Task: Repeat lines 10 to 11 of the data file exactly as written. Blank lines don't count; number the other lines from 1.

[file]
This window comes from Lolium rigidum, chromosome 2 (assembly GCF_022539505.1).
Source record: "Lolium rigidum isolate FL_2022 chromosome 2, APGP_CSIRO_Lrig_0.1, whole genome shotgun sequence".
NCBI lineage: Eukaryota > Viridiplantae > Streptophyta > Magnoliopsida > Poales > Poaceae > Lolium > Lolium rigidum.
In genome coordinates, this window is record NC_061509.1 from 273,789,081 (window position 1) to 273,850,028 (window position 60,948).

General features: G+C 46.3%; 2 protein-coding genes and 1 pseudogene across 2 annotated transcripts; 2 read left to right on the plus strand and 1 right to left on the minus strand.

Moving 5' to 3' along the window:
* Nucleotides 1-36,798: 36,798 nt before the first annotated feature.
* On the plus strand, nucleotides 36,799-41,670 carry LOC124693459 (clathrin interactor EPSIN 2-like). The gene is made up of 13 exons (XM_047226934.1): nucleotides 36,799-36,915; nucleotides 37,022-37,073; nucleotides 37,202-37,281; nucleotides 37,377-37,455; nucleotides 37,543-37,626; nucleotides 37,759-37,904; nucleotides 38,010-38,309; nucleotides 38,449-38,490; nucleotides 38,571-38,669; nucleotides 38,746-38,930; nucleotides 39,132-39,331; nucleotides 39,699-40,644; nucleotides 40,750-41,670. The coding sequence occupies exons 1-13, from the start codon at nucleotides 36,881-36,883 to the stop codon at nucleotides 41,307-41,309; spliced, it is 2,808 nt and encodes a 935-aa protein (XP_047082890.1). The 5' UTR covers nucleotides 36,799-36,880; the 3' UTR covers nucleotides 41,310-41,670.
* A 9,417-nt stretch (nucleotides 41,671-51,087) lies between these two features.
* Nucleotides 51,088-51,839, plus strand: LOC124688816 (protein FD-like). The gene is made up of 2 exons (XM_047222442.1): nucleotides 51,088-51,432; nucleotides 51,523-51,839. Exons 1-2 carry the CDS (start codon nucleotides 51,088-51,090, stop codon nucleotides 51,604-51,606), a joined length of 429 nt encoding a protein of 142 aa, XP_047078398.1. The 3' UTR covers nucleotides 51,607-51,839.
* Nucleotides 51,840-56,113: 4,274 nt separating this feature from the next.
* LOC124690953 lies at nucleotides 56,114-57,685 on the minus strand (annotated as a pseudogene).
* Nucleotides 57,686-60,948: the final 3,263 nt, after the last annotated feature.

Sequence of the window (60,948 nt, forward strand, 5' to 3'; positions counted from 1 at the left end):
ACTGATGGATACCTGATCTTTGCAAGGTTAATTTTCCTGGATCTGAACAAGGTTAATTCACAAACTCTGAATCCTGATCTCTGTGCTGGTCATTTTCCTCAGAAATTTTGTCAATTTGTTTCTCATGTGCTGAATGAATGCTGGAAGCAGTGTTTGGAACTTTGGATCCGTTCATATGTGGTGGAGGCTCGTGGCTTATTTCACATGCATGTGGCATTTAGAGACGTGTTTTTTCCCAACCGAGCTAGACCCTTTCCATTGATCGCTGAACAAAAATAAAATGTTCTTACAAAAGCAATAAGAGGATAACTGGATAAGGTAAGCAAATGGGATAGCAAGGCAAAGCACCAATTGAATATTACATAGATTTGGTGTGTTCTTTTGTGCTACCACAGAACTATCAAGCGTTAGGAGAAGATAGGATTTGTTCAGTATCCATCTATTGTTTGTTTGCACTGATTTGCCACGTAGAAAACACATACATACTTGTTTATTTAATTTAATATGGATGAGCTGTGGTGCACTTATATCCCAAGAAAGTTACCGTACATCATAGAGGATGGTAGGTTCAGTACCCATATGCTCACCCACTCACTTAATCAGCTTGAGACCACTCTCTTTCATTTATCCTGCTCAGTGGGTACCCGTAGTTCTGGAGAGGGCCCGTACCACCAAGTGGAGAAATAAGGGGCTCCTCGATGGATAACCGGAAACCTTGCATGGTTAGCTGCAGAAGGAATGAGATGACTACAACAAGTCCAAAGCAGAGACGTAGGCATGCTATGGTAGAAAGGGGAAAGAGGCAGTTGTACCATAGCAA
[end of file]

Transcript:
* Nucleotides 51,088-51,839, plus strand: LOC124688816 (protein FD-like). The gene is made up of 2 exons (XM_047222442.1): nucleotides 51,088-51,432; nucleotides 51,523-51,839. Exons 1-2 carry the CDS (start codon nucleotides 51,088-51,090, stop codon nucleotides 51,604-51,606), a joined length of 429 nt encoding a protein of 142 aa, XP_047078398.1. The 3' UTR covers nucleotides 51,607-51,839.
* Nucleotides 51,840-56,113: 4,274 nt separating this feature from the next.